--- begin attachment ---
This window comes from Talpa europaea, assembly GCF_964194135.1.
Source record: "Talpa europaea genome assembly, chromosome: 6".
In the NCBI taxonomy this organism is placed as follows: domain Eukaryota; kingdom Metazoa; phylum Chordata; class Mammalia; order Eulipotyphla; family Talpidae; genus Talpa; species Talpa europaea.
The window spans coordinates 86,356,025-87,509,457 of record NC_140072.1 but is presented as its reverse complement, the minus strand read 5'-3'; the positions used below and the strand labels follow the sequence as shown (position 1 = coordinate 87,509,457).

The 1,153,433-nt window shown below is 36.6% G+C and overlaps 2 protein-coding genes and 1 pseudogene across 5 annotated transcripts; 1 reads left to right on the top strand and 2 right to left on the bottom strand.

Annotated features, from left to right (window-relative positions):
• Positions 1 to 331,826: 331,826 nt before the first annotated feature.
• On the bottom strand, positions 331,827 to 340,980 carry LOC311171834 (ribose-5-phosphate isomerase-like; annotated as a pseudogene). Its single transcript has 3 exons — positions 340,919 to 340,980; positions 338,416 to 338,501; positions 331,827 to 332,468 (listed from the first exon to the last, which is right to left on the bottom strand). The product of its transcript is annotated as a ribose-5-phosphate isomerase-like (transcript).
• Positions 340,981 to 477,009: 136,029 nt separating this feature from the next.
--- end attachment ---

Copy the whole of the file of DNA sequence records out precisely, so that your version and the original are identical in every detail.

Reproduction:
This window comes from Talpa europaea, assembly GCF_964194135.1.
Source record: "Talpa europaea genome assembly, chromosome: 6".
In the NCBI taxonomy this organism is placed as follows: domain Eukaryota; kingdom Metazoa; phylum Chordata; class Mammalia; order Eulipotyphla; family Talpidae; genus Talpa; species Talpa europaea.
The window spans coordinates 86,356,025-87,509,457 of record NC_140072.1 but is presented as its reverse complement, the minus strand read 5'-3'; the positions used below and the strand labels follow the sequence as shown (position 1 = coordinate 87,509,457).

The 1,153,433-nt window shown below is 36.6% G+C and overlaps 2 protein-coding genes and 1 pseudogene across 5 annotated transcripts; 1 reads left to right on the top strand and 2 right to left on the bottom strand.

Annotated features, from left to right (window-relative positions):
• Positions 1 to 331,826: 331,826 nt before the first annotated feature.
• On the bottom strand, positions 331,827 to 340,980 carry LOC311171834 (ribose-5-phosphate isomerase-like; annotated as a pseudogene). Its single transcript has 3 exons — positions 340,919 to 340,980; positions 338,416 to 338,501; positions 331,827 to 332,468 (listed from the first exon to the last, which is right to left on the bottom strand). The product of its transcript is annotated as a ribose-5-phosphate isomerase-like (transcript).
• Positions 340,981 to 477,009: 136,029 nt separating this feature from the next.